Influential communication – does body language matter?

The fundamental purpose of influential communication is to persuade others to behave the way you want them to. This has numerous applications in sales, marketing, leadership and management. A key question in trying to do this is “does body language matter?” The simple answer is “yes it does!”

The Social Styles model was developed over 40 years ago and has been refined and expanded since that time. Social Styles can be used to influence the behaviour of others, and at the heart of this model is the reading and adaptation of behaviour; first our own, then that of other people. But where does the evidence come from that adapting body language is important?

Back in the 1970s, a researcher at the University of California in Los Angeles identified the importance of body language to verbal communication. Now, the work of Professor Albert Mehrabian has often been misquoted and used to explain / justify much beyond his original work, but the gist of what he found is as follows: getting our message across to other people is about much more than just choosing the right words.

In fact, Mehrabian showed that words only contribute about 7% to the effectiveness of communication, with tone of voice (38%) and body language (55%) being much more important. In particular, it seems that we need more than just the words to decide whether we believe the speaker (or even to decide if they believe what they are saying ).

That is not to say that the words are unimportant. Change the words and you change the meaning. However, the words are not enough on their own.

Still not convinced? Well, just think about how the intent behind the words becomes more ambiguous as we move from face-to- face communication, to telephone, to e-mail and txt!

Notice that according to Mehrabian, over half of the message we take from verbal communication comes from reading body language. Now, most of this is going on at a subconscious level, but it does make sense. For instance, we are able to discern possible danger to ourselves by interpreting body language, and this has been a vital survival mechanism throughout human evolution. You disagree? Well, next time you see someone coming towards you with a bloody knife and a deranged expression on their face what will you do; take precautions, or wait to confirm your worst fears with a simple verbal, “do you intend me some harm?”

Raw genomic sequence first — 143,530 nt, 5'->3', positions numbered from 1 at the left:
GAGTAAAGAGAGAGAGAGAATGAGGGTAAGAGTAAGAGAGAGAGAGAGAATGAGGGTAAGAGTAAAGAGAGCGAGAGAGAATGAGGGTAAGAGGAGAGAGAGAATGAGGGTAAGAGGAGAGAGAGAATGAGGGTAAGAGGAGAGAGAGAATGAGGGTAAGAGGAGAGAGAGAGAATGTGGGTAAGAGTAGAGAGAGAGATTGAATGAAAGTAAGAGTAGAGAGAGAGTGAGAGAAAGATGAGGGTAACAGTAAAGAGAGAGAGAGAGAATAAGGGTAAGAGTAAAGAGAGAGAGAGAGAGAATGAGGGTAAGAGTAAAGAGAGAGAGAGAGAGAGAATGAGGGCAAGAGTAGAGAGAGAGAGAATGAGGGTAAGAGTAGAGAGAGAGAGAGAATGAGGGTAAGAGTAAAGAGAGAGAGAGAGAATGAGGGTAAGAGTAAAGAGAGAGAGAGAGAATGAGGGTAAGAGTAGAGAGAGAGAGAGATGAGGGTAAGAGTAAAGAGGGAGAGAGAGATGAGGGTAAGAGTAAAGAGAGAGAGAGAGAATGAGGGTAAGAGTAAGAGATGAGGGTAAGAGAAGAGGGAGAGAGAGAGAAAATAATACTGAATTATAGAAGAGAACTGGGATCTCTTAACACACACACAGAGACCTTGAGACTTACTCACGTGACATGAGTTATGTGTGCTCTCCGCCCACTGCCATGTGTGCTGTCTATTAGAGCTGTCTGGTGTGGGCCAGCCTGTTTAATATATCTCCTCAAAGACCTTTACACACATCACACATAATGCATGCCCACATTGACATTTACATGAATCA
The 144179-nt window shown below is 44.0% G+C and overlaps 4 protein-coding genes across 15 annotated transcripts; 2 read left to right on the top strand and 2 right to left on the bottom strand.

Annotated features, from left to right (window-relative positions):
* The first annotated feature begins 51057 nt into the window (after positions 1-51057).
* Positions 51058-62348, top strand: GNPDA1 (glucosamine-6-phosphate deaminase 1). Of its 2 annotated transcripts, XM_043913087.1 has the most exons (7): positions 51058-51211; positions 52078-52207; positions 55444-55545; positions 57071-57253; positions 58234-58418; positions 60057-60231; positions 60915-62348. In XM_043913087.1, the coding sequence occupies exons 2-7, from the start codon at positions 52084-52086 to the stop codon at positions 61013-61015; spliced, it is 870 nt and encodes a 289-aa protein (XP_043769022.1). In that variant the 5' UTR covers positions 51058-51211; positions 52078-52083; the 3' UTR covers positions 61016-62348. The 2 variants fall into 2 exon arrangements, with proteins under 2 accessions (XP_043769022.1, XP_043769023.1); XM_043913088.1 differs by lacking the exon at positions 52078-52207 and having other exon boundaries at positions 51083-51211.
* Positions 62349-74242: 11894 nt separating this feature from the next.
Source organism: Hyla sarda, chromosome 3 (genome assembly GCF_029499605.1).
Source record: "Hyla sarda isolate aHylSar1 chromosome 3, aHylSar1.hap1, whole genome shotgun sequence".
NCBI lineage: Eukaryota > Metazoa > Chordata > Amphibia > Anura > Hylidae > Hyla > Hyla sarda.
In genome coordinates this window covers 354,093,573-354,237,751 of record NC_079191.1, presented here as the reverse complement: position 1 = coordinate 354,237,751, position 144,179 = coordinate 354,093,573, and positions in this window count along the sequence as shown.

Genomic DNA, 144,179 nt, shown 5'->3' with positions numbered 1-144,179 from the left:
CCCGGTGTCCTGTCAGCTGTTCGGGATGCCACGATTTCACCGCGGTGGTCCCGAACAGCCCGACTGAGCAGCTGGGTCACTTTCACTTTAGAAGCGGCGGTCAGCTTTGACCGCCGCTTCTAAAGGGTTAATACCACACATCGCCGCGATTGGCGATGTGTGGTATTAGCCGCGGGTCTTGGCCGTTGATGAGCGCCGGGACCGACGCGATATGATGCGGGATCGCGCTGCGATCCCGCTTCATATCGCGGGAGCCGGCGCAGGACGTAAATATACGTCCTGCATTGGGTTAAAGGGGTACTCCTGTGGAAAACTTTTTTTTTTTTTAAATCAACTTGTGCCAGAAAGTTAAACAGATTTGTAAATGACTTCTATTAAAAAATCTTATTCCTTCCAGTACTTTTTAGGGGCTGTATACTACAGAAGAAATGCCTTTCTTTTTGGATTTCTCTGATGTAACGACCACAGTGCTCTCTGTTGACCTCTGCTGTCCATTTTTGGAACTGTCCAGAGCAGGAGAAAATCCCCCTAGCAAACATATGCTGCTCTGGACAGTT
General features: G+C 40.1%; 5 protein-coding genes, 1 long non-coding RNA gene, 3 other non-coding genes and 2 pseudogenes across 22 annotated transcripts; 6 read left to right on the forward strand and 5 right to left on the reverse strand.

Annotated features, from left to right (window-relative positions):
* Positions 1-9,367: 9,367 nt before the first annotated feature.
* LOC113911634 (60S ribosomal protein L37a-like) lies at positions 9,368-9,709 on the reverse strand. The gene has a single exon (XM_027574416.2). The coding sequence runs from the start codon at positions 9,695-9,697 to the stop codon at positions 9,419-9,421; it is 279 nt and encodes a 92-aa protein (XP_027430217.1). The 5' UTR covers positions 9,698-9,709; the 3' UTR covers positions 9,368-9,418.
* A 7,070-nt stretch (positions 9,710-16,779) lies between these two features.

So, body language does matter and Social Styles allows us to maximise the 93% of communication that Mehrabian says is vital to understanding and influencing other people. Clearly this is key to successful sales, marketing, leadership and management.

Learn more about Albert Mehrabian

About markdecosemo
Consulting Trainer and Coach to healthcare and pharmaceutical professionals

7 Responses to Influential communication – does body language matter?

  1. Pingback: How referee body language affects the perception of performance « markdecosemo

  2. Pingback: The Psychology behind Pitching to Dragons « markdecosemo

  3. MD Alan says:

    Have you actually read Mehrabian’s research? He didn’t say anything of the kind. These numbers relate to the proposition that verbal and non-verbal communication must be consistent with each other. When there is incongruence between verbal and non-verbal communication aspects (eg, nice words and negative or threatening voice and posture) listeners would tend to make judgments on likes or dislikes on non-verbal communication more than actual verbal content. He has said many times that his work is meaningless unless it applies to cases like these, and ONLY cases like these,

    He has also said many times that extrapolating his results to any situation other than one individual’s assumptions on likes or dislikes of another is nonsensical. Finally, let’s not talk about “words” when Mehrabian’s research studied listeners’ responses to ONE SINGLE WORD AT A TIME (something people lazily misquoting his work tend not to realise).

    His work only has meaning when: a speaker says only one word; the tone of voice used is inconsistent with the meaning of the word; and a judgement is made by a listener about the assumed feelings of the speaker. This has NOTHING to do with “influencing people” and Albert Mehrabian has specifically disclaimed this on a regular basis. Try it – write a pitch to try to sell me something, then get someone to remove 93% of the words, then see if I buy it, no matter what vocal tomes an body language you use.

    • markdecosemo says:

      Thank you for your comments, MD Alan. I have read the research, thank you, and I agree with your observations. I’m not so clear which aspects of what I’ve written you disagree with, but I think we actually agree more than disagree.

      Thank you for taking the time to comment on my post.

  4. Jacquelyn says:

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    Would you recommend starting with a free platform like WordPress or go for a paid option?

    There are so many choices out there that I’m completely overwhelmed ..
    Any recommendations? Thanks!

    • markdecosemo says:

      Thank you, Jacquelyn. I would say that a free WordPress site is great. The real key is to make sure you promote your blogs. Use Twitter, Facebook, and especially Google+ to raise your profile in the Search engines (called search engine optimisation). Follow writers you like and their blogs and hopefully they will reciprocate and increase your readership. All the best

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